Developing Nations’ Green Funding Gap Illustrates Need for LNG

A recent article in Oil Price highlighted the hypocrisy of the global green energy transition. Despite pontification from developed, western nations, developing nations around the world are struggling to fund their green transition. According to the Financial Times, about 81 percent of investment in renewable technologies is financed by the private sector in high-income countries, compared to only 14 percent in developing countries. Ironically, the high-income countries financing a transition away from traditional energy became the wealthy, developed nations we know today through the emergence of fossil fuels during the industrial revolution.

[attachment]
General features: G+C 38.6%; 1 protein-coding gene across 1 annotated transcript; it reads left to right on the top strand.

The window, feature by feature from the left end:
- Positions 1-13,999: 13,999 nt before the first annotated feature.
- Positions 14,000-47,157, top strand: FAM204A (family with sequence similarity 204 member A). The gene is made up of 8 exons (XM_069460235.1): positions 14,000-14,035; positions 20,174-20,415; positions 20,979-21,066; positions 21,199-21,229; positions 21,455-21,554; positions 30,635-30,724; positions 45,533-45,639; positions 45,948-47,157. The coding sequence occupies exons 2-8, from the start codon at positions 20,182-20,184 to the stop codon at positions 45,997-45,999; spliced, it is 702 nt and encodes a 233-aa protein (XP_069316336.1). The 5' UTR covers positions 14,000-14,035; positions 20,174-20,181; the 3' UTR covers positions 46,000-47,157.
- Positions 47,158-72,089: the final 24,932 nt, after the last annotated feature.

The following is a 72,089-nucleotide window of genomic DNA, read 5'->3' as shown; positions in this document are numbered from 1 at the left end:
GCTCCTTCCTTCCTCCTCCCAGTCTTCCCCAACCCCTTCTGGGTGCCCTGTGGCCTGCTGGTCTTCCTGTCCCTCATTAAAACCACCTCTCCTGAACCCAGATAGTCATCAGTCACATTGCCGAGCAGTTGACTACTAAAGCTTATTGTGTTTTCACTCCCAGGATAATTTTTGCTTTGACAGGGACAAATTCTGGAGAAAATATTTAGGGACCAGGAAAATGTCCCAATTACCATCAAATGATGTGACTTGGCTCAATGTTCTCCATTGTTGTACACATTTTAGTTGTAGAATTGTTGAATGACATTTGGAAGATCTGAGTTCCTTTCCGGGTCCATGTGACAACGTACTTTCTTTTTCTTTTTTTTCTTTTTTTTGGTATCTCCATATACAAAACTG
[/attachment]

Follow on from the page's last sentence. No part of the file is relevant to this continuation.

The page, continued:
It seems as though wealthy nations are ignoring how exactly their societies were able to grow and prosper, heaping expectations of a green transition on countries not positioned to finance one. That is not to say that transitioning to green energy is wrong, but solely focusing on technologies such as solar or wind is not the best immediate strategy. Ignoring cleaner fuels, such as natural gas, that the west has in abundance is also a short-sighted strategy.

Instead, the west should recognize this funding gap in developing nations and fill the void with cleaner fuels. Exporting natural gas, specifically liquid natural gas, to countries across the globe will help drive down emissions from coal and biomass usage, while also facilitating economic growth. As the U.S. has increased LNG exports since the beginning of the war in Ukraine, the nation is naturally positioned to help developing nations in their energy transitions.

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